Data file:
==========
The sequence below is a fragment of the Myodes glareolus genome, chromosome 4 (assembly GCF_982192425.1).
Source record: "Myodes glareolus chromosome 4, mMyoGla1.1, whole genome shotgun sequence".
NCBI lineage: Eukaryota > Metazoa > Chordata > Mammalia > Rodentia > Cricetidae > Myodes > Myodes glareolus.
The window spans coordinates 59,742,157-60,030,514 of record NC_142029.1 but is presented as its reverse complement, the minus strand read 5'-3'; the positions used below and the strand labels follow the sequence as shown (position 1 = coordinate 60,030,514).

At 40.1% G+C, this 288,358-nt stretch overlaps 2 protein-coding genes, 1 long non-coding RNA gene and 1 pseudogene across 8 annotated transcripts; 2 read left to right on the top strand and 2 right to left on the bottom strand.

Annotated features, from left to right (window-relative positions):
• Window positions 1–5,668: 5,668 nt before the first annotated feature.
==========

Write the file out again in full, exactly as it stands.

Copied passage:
The sequence below is a fragment of the Myodes glareolus genome, chromosome 4 (assembly GCF_982192425.1).
Source record: "Myodes glareolus chromosome 4, mMyoGla1.1, whole genome shotgun sequence".
NCBI lineage: Eukaryota > Metazoa > Chordata > Mammalia > Rodentia > Cricetidae > Myodes > Myodes glareolus.
The window spans coordinates 59,742,157-60,030,514 of record NC_142029.1 but is presented as its reverse complement, the minus strand read 5'-3'; the positions used below and the strand labels follow the sequence as shown (position 1 = coordinate 60,030,514).

At 40.1% G+C, this 288,358-nt stretch overlaps 2 protein-coding genes, 1 long non-coding RNA gene and 1 pseudogene across 8 annotated transcripts; 2 read left to right on the top strand and 2 right to left on the bottom strand.

Annotated features, from left to right (window-relative positions):
• Window positions 1–5,668: 5,668 nt before the first annotated feature.